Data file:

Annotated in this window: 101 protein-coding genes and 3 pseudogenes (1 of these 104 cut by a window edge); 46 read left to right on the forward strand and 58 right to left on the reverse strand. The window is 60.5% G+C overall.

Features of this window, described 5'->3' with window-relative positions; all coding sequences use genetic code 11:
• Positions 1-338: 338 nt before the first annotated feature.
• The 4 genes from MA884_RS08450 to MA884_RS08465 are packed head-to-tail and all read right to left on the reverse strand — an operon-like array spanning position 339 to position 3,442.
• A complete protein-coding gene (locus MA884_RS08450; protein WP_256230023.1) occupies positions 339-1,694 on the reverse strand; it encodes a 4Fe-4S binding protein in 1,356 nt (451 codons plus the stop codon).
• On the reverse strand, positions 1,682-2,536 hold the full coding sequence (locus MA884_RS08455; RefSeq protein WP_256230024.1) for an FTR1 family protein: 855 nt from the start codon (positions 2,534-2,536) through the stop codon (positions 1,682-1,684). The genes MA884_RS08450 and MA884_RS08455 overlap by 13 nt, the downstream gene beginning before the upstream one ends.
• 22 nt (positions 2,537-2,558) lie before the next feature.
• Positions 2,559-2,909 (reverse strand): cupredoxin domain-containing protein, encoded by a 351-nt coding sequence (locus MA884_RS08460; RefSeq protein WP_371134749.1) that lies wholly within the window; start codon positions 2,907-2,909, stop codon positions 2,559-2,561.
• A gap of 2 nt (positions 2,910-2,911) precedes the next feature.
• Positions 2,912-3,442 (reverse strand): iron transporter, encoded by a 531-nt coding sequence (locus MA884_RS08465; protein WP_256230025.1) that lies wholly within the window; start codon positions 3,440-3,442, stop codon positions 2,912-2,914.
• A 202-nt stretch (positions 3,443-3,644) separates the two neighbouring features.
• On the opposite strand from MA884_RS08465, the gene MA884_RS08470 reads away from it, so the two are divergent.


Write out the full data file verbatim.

Annotated in this window: 101 protein-coding genes and 3 pseudogenes (1 of these 104 cut by a window edge); 46 read left to right on the forward strand and 58 right to left on the reverse strand. The window is 60.5% G+C overall.

Features of this window, described 5'->3' with window-relative positions; all coding sequences use genetic code 11:
• Positions 1-338: 338 nt before the first annotated feature.
• The 4 genes from MA884_RS08450 to MA884_RS08465 are packed head-to-tail and all read right to left on the reverse strand — an operon-like array spanning position 339 to position 3,442.
• A complete protein-coding gene (locus MA884_RS08450; protein WP_256230023.1) occupies positions 339-1,694 on the reverse strand; it encodes a 4Fe-4S binding protein in 1,356 nt (451 codons plus the stop codon).
• On the reverse strand, positions 1,682-2,536 hold the full coding sequence (locus MA884_RS08455; RefSeq protein WP_256230024.1) for an FTR1 family protein: 855 nt from the start codon (positions 2,534-2,536) through the stop codon (positions 1,682-1,684). The genes MA884_RS08450 and MA884_RS08455 overlap by 13 nt, the downstream gene beginning before the upstream one ends.
• 22 nt (positions 2,537-2,558) lie before the next feature.
• Positions 2,559-2,909 (reverse strand): cupredoxin domain-containing protein, encoded by a 351-nt coding sequence (locus MA884_RS08460; RefSeq protein WP_371134749.1) that lies wholly within the window; start codon positions 2,907-2,909, stop codon positions 2,559-2,561.
• A gap of 2 nt (positions 2,910-2,911) precedes the next feature.
• Positions 2,912-3,442 (reverse strand): iron transporter, encoded by a 531-nt coding sequence (locus MA884_RS08465; protein WP_256230025.1) that lies wholly within the window; start codon positions 3,440-3,442, stop codon positions 2,912-2,914.
• A 202-nt stretch (positions 3,443-3,644) separates the two neighbouring features.
• On the opposite strand from MA884_RS08465, the gene MA884_RS08470 reads away from it, so the two are divergent.